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main index © Jeff Matthews entry Sept. 2003
Comic Books & Eduardo De Filippo
Mauro Salvatori &Fabrizio Faina
Maybe an adult reading a
comic book shouldn't have surprised me, nor are his
tastes any of my concern. A lot of people like
comics, and I am aware of their cultural importance
because they say something profound about this or
that. My own Jr. High School book reports would have
been impossible but for the existence of the famous
(or infamous) Classics Illustrated, a comic
book series started in 1947 by a Russian immigrant
Albert Kanter. Number 1 in the series was The
Three Musketeers. (That issue, in very fine
condition, costs $225 on the internet these days. I
paid 10 cents back then. Is there a message in
there, somewhere?) I recall collecting most of the Classics
Illustrated up to about number 100, Mutiny
on the Bounty, when my tastes changed more in
the direction of soft, living non-collectibles who
made you buy them stuff just for one lousy kiss.
English teachers hated those comics. We loved them, and how fondly I recall the epistemological debates that swirled around whether—in lieu of actually reading the book—one should use these comics—which I favored—or a book called 100 Famous Plot Outlines —favored by my best friend, Steve. He is still my best friend, and we have not resolved that dispute to this day.
Comics abound in Italian
culture, and if there is a local, Neapolitan attempt
to bring famous literary figures to life sporting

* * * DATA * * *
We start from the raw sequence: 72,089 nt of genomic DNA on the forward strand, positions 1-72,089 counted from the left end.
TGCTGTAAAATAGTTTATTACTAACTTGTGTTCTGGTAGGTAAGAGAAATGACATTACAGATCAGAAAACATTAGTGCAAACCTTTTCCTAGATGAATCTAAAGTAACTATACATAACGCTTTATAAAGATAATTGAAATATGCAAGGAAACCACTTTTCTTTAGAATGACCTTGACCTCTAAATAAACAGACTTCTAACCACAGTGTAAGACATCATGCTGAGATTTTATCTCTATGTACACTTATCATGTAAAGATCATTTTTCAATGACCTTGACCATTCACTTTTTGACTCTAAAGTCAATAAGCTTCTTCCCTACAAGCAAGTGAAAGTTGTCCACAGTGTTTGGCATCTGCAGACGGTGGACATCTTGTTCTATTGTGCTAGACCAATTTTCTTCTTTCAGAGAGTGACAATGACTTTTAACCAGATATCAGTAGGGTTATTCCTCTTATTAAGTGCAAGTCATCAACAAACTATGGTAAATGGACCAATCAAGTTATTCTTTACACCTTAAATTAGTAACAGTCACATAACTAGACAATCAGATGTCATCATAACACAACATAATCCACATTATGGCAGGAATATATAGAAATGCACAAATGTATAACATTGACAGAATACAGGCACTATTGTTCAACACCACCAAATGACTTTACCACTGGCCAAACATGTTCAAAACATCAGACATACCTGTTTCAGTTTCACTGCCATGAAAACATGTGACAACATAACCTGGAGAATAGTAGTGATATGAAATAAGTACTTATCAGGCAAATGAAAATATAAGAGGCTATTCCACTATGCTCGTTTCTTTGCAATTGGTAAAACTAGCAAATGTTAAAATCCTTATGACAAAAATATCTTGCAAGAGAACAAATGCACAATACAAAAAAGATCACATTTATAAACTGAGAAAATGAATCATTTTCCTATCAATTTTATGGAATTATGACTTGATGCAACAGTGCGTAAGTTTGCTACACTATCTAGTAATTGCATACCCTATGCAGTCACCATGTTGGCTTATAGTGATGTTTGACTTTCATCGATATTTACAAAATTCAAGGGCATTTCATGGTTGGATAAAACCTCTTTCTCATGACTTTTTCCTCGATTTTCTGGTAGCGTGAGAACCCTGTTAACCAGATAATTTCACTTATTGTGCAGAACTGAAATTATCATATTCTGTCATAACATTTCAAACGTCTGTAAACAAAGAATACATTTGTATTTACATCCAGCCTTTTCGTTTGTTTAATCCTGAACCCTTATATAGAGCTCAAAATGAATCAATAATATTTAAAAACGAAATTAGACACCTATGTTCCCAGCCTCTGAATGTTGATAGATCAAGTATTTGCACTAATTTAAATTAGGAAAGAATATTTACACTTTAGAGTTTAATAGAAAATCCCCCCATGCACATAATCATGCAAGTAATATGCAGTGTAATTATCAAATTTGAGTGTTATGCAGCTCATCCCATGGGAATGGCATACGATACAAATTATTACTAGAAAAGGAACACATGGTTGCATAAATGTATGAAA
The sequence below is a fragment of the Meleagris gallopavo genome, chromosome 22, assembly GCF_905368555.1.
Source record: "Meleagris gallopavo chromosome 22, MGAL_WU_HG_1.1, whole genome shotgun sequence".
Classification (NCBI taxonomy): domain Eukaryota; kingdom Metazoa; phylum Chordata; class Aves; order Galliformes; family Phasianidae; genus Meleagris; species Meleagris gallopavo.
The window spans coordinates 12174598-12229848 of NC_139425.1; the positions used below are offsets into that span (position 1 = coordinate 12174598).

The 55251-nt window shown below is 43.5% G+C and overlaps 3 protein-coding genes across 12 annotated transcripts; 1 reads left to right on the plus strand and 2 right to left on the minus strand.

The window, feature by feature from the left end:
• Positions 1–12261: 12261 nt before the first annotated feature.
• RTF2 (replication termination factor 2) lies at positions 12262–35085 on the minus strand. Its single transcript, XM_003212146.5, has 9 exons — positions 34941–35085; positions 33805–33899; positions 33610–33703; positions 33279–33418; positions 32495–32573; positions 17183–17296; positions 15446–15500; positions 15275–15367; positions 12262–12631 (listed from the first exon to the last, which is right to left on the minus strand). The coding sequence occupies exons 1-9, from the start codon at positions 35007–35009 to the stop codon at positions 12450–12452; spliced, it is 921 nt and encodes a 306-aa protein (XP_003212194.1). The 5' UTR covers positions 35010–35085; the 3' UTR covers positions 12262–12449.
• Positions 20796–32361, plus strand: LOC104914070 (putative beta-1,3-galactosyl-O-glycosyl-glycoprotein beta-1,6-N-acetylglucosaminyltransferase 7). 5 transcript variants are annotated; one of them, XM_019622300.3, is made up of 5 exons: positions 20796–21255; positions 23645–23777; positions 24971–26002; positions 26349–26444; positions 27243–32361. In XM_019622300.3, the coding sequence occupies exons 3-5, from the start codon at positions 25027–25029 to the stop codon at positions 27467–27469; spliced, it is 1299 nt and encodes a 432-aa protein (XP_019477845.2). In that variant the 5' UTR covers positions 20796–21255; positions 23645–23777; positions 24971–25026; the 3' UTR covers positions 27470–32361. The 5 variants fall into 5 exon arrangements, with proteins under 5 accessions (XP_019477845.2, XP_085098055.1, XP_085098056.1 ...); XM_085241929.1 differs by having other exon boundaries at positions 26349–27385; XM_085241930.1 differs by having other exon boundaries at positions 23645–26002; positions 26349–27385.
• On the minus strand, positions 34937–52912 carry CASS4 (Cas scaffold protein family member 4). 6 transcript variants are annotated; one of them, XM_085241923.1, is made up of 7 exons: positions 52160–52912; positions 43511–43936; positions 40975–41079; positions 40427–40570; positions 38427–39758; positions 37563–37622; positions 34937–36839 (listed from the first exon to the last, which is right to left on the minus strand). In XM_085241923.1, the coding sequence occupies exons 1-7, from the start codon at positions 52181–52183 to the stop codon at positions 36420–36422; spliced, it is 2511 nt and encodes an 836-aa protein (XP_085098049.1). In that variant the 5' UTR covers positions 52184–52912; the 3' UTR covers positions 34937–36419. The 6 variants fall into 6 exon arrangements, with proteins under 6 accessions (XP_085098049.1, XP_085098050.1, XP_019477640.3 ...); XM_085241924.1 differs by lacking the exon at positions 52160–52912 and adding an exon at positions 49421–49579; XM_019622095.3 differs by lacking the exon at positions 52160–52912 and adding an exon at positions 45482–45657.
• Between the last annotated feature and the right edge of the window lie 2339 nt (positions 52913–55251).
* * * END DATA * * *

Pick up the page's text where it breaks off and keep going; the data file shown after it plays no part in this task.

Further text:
little balloons above or beside their heads, it is
probably a series dedicated to (from the
cover) "the most significant works of the
great Eduardo De Filippo," (published monthly in
1998 by Elledi'91 s.r.l. in Scafati, near Salerno).
There were 12 issues in all, covering, indeed, much
of the important literary output of Naples' most
famous playwright of the 20th century (see, also, this entry).
I happen to be looking at the issue dedicated to the play, Filumena Marturano, but the format is identical on all of them: 30 x 21 cm (about the size of a standard sheet of typewriting paper), glossy color cover, about 60 black-and-white pages with 6 to 8 cartoon panels to a page. Credit is given in the editorial information to those who adapted the text of the original play, the cartoonists, and those who did the lettering. Additionally, there are some paragraphs of praise from a few people in the De Filippo family who like the idea.
Eduardo, himself, was acknowledged to be the best interpreter of the roles that he created for himself in his plays. Thus, in a sense, he still "owns" those roles, and the male lead in all of these comic versions of his plays is rendered as Eduardo (see illustration, above). Also important if you are not Neapolitan is the fact that the comics all contain some sort of Neapolitan/Italian glossary to help decipher the authentic, densely Neapolitan dialect of the text. Each issue includes, as well, a short written introduction to the work, of the kind that you might find in an encyclopedia of literature.
At the time, the series
claimed to be part of an effort to present great
world literature in comic format, but I have not
seen any others. Maybe they stopped at number 1.